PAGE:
Israeli naval forces subjected Palestinian fishermen working off the coast of the Gaza Strip to repeated attacks during 2018, Israeli human rights NGO B’Tselem reported this week.
The violence included the fatal shooting of fisherman Isma’il Abu Ryalah. Six other Palestinian fishermen were injured with rubber-coated metal bullets.
Over the course of 2018, the Israeli navy’s routine harassment of fishermen saw 53 Palestinians arrested, three of whom had not been released as of January 2019, B’Tselem noted.
The Israeli navy “also confiscated dozens of hasakes [a type of paddle board] after sea chases,” while “navy fire resulted in damage to 32 fishing boat floodlights, three GPS devices and one echo sounding device that helps locate fish”. In these pursuits, “121 fishing nets were lost at sea”, the NGO added.
According to B’Tselem, the Israeli military “routinely” abuses fishermen “on various grounds,” explaining: “One reason alleged is boats sailing beyond the permitted area, even when fishermen use GPS devices and ensure they remain within the permitted boundaries”.
In addition, “Israel also restricts the export and marketing of fish and prohibits the import of goods and gear essential to the maintenance of the fishing sector, for example, for repairing hasakes and engines”.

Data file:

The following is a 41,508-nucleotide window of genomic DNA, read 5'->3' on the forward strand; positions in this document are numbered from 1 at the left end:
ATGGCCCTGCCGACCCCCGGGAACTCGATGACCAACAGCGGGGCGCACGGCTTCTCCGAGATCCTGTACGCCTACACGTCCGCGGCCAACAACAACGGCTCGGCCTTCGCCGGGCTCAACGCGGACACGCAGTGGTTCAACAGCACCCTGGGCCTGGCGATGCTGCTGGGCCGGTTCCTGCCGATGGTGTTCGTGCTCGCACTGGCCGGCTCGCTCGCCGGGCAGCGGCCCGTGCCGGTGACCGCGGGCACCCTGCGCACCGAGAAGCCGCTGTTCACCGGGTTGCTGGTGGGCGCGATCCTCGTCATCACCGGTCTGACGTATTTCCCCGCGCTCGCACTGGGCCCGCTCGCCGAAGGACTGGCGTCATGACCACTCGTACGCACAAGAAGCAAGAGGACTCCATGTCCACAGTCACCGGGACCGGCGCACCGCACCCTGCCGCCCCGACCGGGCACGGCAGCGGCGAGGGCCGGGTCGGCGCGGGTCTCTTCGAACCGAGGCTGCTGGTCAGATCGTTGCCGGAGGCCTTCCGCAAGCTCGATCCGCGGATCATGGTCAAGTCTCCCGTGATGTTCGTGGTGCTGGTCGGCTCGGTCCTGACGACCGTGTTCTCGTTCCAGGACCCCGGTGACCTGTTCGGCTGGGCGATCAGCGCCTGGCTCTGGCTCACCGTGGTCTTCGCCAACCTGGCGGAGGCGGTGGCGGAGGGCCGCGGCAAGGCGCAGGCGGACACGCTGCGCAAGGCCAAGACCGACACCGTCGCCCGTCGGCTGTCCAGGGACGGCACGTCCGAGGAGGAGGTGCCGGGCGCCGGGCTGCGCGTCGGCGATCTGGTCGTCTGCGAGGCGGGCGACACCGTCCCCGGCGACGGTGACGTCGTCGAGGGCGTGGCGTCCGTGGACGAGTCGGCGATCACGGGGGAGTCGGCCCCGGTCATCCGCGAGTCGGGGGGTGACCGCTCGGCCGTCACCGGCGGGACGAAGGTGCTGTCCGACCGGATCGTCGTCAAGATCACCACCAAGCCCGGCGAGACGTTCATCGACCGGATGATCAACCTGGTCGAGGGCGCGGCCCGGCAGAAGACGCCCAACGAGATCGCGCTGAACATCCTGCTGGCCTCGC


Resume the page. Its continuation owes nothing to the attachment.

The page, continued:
Israeli restrictions and violence have dealt the besieged Strip’s fishing sector a devastating blow; in 2000, there were 10,000 registered fishermen in Gaza, now there are about 3,700. Moreover, “in practice, only about half of the registered fishermen actually fish, as many cannot use their boats due to the lack of supplies to repair them or build new ones, or because the [Israeli] military confiscated the boats”.
B’Tselem stated that “Israel’s policy regarding the fishing sector in Gaza perfectly illustrates why its claim that it no longer bears responsibility for the residents and affairs in Gaza is divorced from reality”. It added: “The fact is that Israel continues to control many aspects of life in Gaza, at times from afar, and sometimes on the ground”.